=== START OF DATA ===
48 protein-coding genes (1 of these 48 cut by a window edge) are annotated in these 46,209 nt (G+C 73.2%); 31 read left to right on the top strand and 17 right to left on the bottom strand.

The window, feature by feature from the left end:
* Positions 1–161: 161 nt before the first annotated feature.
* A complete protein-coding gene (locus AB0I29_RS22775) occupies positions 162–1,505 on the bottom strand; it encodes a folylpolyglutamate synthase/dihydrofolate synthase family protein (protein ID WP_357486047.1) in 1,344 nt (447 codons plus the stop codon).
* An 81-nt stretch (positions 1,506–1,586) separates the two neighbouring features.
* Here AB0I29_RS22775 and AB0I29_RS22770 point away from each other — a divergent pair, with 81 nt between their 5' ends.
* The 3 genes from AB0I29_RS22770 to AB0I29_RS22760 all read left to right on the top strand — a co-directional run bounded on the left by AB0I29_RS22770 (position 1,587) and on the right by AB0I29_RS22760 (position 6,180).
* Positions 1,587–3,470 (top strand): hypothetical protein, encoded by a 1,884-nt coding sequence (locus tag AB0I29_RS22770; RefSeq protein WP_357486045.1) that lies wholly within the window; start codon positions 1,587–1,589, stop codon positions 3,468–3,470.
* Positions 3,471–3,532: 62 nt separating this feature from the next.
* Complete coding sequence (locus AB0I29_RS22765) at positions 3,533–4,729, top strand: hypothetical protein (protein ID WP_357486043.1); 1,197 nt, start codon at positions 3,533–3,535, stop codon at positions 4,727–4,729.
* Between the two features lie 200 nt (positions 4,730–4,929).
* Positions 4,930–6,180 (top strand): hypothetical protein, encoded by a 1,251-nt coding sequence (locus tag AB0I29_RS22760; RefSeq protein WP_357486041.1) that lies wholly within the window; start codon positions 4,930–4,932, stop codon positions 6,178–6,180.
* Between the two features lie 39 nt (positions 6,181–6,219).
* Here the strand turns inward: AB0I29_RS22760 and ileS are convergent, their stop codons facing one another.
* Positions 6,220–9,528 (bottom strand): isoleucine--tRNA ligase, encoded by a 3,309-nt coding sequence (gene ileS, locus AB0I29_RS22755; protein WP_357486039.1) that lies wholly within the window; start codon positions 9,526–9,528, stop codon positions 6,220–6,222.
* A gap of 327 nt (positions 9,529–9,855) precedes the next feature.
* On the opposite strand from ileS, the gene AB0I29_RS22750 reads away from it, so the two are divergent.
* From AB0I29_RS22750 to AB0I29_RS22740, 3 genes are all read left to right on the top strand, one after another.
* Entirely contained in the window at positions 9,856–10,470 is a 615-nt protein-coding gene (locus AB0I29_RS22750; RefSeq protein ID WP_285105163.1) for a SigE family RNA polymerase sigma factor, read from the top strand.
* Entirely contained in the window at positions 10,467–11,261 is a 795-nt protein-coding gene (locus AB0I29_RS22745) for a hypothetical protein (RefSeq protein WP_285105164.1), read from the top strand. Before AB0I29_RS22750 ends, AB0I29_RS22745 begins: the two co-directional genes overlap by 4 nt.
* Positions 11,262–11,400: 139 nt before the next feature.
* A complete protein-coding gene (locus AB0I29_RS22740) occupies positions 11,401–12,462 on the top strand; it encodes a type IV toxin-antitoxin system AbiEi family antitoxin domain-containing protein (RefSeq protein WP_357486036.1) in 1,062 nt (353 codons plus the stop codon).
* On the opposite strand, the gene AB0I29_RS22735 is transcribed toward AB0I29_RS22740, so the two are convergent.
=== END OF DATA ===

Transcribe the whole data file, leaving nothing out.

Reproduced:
48 protein-coding genes (1 of these 48 cut by a window edge) are annotated in these 46,209 nt (G+C 73.2%); 31 read left to right on the top strand and 17 right to left on the bottom strand.

The window, feature by feature from the left end:
* Positions 1–161: 161 nt before the first annotated feature.
* A complete protein-coding gene (locus AB0I29_RS22775) occupies positions 162–1,505 on the bottom strand; it encodes a folylpolyglutamate synthase/dihydrofolate synthase family protein (protein ID WP_357486047.1) in 1,344 nt (447 codons plus the stop codon).
* An 81-nt stretch (positions 1,506–1,586) separates the two neighbouring features.
* Here AB0I29_RS22775 and AB0I29_RS22770 point away from each other — a divergent pair, with 81 nt between their 5' ends.
* The 3 genes from AB0I29_RS22770 to AB0I29_RS22760 all read left to right on the top strand — a co-directional run bounded on the left by AB0I29_RS22770 (position 1,587) and on the right by AB0I29_RS22760 (position 6,180).
* Positions 1,587–3,470 (top strand): hypothetical protein, encoded by a 1,884-nt coding sequence (locus tag AB0I29_RS22770; RefSeq protein WP_357486045.1) that lies wholly within the window; start codon positions 1,587–1,589, stop codon positions 3,468–3,470.
* Positions 3,471–3,532: 62 nt separating this feature from the next.
* Complete coding sequence (locus AB0I29_RS22765) at positions 3,533–4,729, top strand: hypothetical protein (protein ID WP_357486043.1); 1,197 nt, start codon at positions 3,533–3,535, stop codon at positions 4,727–4,729.
* Between the two features lie 200 nt (positions 4,730–4,929).
* Positions 4,930–6,180 (top strand): hypothetical protein, encoded by a 1,251-nt coding sequence (locus tag AB0I29_RS22760; RefSeq protein WP_357486041.1) that lies wholly within the window; start codon positions 4,930–4,932, stop codon positions 6,178–6,180.
* Between the two features lie 39 nt (positions 6,181–6,219).
* Here the strand turns inward: AB0I29_RS22760 and ileS are convergent, their stop codons facing one another.
* Positions 6,220–9,528 (bottom strand): isoleucine--tRNA ligase, encoded by a 3,309-nt coding sequence (gene ileS, locus AB0I29_RS22755; protein WP_357486039.1) that lies wholly within the window; start codon positions 9,526–9,528, stop codon positions 6,220–6,222.
* A gap of 327 nt (positions 9,529–9,855) precedes the next feature.
* On the opposite strand from ileS, the gene AB0I29_RS22750 reads away from it, so the two are divergent.
* From AB0I29_RS22750 to AB0I29_RS22740, 3 genes are all read left to right on the top strand, one after another.
* Entirely contained in the window at positions 9,856–10,470 is a 615-nt protein-coding gene (locus AB0I29_RS22750; RefSeq protein ID WP_285105163.1) for a SigE family RNA polymerase sigma factor, read from the top strand.
* Entirely contained in the window at positions 10,467–11,261 is a 795-nt protein-coding gene (locus AB0I29_RS22745) for a hypothetical protein (RefSeq protein WP_285105164.1), read from the top strand. Before AB0I29_RS22750 ends, AB0I29_RS22745 begins: the two co-directional genes overlap by 4 nt.
* Positions 11,262–11,400: 139 nt before the next feature.
* A complete protein-coding gene (locus AB0I29_RS22740) occupies positions 11,401–12,462 on the top strand; it encodes a type IV toxin-antitoxin system AbiEi family antitoxin domain-containing protein (RefSeq protein WP_357486036.1) in 1,062 nt (353 codons plus the stop codon).
* On the opposite strand, the gene AB0I29_RS22735 is transcribed toward AB0I29_RS22740, so the two are convergent.